Imagine the size of the ship you'd need to move 7 billion slaves. Not only the storage space, but you'd have to carry supplies for the duration. When trading in numbers like that, it's economically viable to just wait and let them deliver themselves. It's not like they can go anywhere. The farthest they've ever managed to go is about 250,000 miles, just beyond their own moon. They have no way to get away, and don't even weapons to fight us. We left agents on the planet to try to keep them from killing each other, so we don't lose our investment.

    Err, I mean, no, there would be no such thing as intergalactic slave trading. Now go look at Lolcats or watch American Idol. Don't worry about what could be out there.

Re:That's no planet, it's... (1)

The Archon V2.0 (782634) | more than 4 years ago | (#32550958)

Are you so sure about that? Wouldn't it be more efficient to find a planet that will be moving close to your destination with a few viable life forms, let them propagate, and then collect them later? The Earth is like a nice petri dish. Drop a few specimens in, and in a while you have a full fledged colony.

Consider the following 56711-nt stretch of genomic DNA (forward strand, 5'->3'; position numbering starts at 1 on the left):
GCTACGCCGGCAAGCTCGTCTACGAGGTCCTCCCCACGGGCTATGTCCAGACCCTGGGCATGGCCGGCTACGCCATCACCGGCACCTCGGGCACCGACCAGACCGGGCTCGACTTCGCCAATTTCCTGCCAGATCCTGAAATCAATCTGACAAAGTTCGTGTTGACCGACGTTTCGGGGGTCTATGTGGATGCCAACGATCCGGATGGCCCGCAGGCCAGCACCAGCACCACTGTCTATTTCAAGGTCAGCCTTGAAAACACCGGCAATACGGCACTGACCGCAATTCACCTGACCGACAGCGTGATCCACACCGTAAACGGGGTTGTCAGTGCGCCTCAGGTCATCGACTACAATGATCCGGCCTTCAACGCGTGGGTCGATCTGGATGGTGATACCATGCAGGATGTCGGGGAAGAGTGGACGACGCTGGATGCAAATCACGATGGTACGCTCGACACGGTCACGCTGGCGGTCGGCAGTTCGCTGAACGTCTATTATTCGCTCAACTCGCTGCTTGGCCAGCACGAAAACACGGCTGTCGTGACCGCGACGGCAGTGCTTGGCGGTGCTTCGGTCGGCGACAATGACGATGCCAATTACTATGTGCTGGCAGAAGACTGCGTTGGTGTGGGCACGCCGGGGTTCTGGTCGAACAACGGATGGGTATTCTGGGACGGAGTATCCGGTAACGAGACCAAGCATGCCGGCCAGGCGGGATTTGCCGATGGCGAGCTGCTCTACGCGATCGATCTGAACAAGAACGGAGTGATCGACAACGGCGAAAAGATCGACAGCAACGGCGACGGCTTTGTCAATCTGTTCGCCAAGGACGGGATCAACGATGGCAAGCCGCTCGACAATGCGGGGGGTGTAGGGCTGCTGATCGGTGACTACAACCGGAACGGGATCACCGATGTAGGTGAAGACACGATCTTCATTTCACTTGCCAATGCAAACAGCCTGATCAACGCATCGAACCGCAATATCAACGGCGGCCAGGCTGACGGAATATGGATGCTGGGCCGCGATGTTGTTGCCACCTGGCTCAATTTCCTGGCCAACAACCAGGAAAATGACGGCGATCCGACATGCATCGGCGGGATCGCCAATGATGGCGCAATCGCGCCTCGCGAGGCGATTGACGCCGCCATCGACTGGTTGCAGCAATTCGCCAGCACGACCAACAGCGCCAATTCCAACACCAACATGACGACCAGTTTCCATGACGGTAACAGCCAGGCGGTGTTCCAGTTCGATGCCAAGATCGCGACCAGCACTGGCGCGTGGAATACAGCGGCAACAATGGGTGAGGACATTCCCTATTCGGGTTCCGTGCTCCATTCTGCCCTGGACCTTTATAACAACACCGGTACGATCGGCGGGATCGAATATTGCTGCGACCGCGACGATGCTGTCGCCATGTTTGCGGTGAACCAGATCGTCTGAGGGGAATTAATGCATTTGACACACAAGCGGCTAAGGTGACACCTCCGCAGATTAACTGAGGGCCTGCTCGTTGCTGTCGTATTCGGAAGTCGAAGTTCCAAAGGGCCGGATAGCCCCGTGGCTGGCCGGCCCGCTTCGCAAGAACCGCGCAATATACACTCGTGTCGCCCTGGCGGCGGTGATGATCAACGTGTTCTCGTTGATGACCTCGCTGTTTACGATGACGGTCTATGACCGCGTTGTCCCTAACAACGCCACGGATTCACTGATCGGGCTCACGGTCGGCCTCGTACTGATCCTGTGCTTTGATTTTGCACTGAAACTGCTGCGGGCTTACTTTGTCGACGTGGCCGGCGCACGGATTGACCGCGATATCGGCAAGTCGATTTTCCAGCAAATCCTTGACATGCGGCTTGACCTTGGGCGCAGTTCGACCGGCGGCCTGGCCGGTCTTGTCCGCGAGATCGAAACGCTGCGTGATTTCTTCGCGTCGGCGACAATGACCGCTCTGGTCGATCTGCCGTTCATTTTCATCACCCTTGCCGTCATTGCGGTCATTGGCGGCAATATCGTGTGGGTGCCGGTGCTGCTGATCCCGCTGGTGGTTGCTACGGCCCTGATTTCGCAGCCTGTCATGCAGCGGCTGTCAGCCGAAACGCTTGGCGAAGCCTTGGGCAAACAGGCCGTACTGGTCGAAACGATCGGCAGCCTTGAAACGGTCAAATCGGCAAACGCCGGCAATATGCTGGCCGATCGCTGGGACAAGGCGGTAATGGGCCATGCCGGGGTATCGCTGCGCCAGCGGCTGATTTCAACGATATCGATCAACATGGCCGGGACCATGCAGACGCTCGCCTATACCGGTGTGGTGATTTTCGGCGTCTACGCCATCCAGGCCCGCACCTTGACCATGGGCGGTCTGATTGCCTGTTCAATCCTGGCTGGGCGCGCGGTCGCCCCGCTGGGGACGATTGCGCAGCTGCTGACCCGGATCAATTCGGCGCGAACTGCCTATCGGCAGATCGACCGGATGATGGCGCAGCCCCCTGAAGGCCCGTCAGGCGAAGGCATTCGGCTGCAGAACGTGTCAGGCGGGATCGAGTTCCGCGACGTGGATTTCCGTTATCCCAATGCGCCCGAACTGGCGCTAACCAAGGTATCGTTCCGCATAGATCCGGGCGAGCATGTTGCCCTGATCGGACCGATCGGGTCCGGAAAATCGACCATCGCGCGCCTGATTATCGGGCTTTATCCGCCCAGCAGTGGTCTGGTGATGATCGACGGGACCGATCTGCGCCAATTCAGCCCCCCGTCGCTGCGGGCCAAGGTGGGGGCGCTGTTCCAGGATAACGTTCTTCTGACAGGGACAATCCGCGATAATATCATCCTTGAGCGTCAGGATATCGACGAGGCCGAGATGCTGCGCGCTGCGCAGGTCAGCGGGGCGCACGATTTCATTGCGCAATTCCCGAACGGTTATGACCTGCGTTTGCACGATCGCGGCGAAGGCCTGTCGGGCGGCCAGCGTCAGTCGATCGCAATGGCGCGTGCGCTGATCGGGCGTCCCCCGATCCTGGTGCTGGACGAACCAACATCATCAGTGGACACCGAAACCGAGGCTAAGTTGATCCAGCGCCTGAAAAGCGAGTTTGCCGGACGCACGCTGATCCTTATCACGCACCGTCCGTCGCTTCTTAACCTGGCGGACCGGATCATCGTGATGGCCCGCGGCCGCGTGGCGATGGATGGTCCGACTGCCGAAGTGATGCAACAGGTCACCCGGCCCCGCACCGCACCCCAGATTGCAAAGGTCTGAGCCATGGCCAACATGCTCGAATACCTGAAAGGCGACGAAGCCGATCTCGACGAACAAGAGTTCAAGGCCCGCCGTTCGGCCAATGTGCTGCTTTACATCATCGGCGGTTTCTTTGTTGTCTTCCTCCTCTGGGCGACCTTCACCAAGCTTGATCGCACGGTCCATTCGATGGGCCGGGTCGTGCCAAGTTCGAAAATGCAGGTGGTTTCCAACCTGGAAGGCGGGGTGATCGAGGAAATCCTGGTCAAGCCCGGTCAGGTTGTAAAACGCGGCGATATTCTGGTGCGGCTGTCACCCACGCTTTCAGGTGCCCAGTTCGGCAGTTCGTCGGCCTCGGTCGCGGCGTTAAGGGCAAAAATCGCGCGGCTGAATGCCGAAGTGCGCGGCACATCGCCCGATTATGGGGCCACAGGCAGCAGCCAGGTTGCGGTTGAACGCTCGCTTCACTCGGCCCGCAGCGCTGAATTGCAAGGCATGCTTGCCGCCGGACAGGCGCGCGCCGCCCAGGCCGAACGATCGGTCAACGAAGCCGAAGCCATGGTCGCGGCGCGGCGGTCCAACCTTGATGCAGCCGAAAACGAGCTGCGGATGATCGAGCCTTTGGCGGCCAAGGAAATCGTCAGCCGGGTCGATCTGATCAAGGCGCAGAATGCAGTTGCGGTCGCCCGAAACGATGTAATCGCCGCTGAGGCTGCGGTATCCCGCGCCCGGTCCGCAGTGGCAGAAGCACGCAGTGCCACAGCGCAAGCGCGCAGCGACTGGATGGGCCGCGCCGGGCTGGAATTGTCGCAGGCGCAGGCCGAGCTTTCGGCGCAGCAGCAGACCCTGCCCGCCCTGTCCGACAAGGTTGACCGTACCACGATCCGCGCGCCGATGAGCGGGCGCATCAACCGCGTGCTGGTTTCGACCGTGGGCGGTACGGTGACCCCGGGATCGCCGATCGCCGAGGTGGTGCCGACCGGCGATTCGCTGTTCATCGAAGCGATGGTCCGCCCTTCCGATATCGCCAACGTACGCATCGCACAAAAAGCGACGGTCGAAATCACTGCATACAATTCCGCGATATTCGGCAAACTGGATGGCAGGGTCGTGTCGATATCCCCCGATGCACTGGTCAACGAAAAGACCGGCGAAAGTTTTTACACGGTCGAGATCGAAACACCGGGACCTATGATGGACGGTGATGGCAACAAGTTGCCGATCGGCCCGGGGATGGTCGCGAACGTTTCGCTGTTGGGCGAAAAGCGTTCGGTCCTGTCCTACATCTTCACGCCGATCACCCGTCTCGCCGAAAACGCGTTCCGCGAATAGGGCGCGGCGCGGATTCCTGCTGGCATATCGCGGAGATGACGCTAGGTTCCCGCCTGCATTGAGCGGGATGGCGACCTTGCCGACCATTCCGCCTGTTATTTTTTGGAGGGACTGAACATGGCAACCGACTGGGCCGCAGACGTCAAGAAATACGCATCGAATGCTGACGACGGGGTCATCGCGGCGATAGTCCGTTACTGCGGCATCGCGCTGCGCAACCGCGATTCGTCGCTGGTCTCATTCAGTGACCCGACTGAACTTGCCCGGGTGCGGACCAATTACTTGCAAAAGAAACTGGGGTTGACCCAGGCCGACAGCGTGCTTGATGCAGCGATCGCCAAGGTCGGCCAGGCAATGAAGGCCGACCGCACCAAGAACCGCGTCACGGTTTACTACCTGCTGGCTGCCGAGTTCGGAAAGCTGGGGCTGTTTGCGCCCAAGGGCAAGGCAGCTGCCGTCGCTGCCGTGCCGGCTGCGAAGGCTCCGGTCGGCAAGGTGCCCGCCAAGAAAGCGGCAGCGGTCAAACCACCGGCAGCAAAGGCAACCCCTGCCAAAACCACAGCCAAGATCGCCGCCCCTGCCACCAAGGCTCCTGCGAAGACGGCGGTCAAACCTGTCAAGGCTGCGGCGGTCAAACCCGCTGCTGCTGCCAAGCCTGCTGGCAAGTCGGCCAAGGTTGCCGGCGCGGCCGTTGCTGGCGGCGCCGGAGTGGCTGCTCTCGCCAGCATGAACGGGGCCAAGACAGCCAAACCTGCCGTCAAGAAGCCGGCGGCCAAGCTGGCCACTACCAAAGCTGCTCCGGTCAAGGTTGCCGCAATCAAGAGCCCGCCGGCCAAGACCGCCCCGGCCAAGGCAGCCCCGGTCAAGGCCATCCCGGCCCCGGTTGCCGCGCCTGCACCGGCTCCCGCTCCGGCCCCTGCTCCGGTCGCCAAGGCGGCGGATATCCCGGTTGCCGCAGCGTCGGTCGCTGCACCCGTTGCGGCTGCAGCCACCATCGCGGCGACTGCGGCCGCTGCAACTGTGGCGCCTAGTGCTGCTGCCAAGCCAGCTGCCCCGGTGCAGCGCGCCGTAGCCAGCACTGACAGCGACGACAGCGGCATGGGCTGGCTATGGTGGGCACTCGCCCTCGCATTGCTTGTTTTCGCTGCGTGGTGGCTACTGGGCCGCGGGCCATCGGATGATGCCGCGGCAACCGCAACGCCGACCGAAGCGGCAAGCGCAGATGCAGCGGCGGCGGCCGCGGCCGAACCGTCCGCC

What? We were made so aliens can use us as slaves? RAEL LIED TO ME!

(Actually, despite the random chatter I've heard from Raelians, I don't recall hearing something to specifically disprove this theory. Not that I really listened.)

Re:That's no planet, it's... (1)

JWSmythe (446288) | more than 4 years ago | (#32552520)

    The only thing I've learned from the Raelians (and other cults), is that I should start one of my own.

Re:That's no planet, it's... (1)

ChefInnocent (667809) | more than 4 years ago | (#32543862)